Winning the race to find BRCA1, Mark Skolnick
Interviewee: Mark Skolnick. Mark Skolnick discusses how luck was a major element that helped his team win the race to find and clone BRCA1. (DNAi Location: Applications > Genes and medicine > Gene hunting > The finish line Factors in winning)
People wonder what were the elements that allowed us to win, and I think of course in any race like this there is a large element of luck - which gene you choose to look at first, compared with which gene you put later on in the stack, whether the families you have have changes that are going to be revealed by that gene or, or not. A lot has to do with the quality of the team, a lot has to do with the approach that you took. And we took an approach that used what are called bacterial artificial chromosomes, or BACs, where some of the competitors used yeast artificial chromosomes, or YACs, and as fate would have it, there was a hole, not well covered by YACs, where the BRCA1 gene was, and it was covered by BACs. So were we lucky that it was covered by the reagent we chose to use, are we, were we smart in choosing a reagent that covered the gene? Is the cup half full, is the cup half empty?
bacterial artificial chromosomes,chromsomes,location applications,winning the race,breast cancer,finish line,interviewee,reagent,brca1 gene,yeast,yacs,genes,stack,fate,bacs,element,elements,medicine
Mark Skolnick talks about moving on after the discovery of BRCA1 to find and clone another gene associated with breast cancer, BRCA2.
Mary-Claire King reflects on how knowledge gained from the identification of BRCA1 and BRCA2 could lead to improved cancer treatments.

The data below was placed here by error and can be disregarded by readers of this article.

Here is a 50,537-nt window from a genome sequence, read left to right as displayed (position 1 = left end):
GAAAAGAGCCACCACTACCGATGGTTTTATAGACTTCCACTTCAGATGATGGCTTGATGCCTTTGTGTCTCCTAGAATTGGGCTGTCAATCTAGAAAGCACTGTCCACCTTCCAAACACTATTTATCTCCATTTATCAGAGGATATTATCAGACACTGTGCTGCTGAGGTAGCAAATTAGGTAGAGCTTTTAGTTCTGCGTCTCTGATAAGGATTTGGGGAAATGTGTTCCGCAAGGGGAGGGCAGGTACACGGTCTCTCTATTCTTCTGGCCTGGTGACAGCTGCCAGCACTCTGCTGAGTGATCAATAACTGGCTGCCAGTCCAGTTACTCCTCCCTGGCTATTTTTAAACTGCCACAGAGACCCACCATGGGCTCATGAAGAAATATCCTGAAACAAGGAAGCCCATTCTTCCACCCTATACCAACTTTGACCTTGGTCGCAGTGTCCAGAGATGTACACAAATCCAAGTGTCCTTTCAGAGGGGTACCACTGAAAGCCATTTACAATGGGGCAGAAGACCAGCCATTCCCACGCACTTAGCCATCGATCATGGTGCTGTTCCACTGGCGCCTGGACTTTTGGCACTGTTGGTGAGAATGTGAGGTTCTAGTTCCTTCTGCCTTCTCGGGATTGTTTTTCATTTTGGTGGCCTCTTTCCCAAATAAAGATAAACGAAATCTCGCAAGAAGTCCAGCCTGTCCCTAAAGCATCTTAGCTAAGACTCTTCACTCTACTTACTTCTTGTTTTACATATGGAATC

Mary-Claire King talks about the value of using the centuries-old tool of family pedigrees to gain insight into patterns of inheritance of genetic disorders.
Mark Skolnick recounts the complicated process of verifying that the gene they had found was indeed BRCA1.
Mary-Claire King talks about her first steps toward finding the gene responsible for certain kinds of inherited breast cancer.
BRCA1, on chromosome 17, is one of the genes associated with hereditary breast cancer.
Mary-Claire King speaks about how much was yet to be understood about the genetic mechanisms of cancer when she began her hunt for genes associated with breast cancer.
Mark Skolnick is Chief Scientific Officer at Myriad Genetics, Inc.
Mary-Claire King recalls her reaction when she heard that the Skolnick team had successfully cloned BRCA1 and made it to the finish line first.
Mary-Claire King talks about the search for a bit of DNA that would shed light on why some members of a family developed cancer while others did not.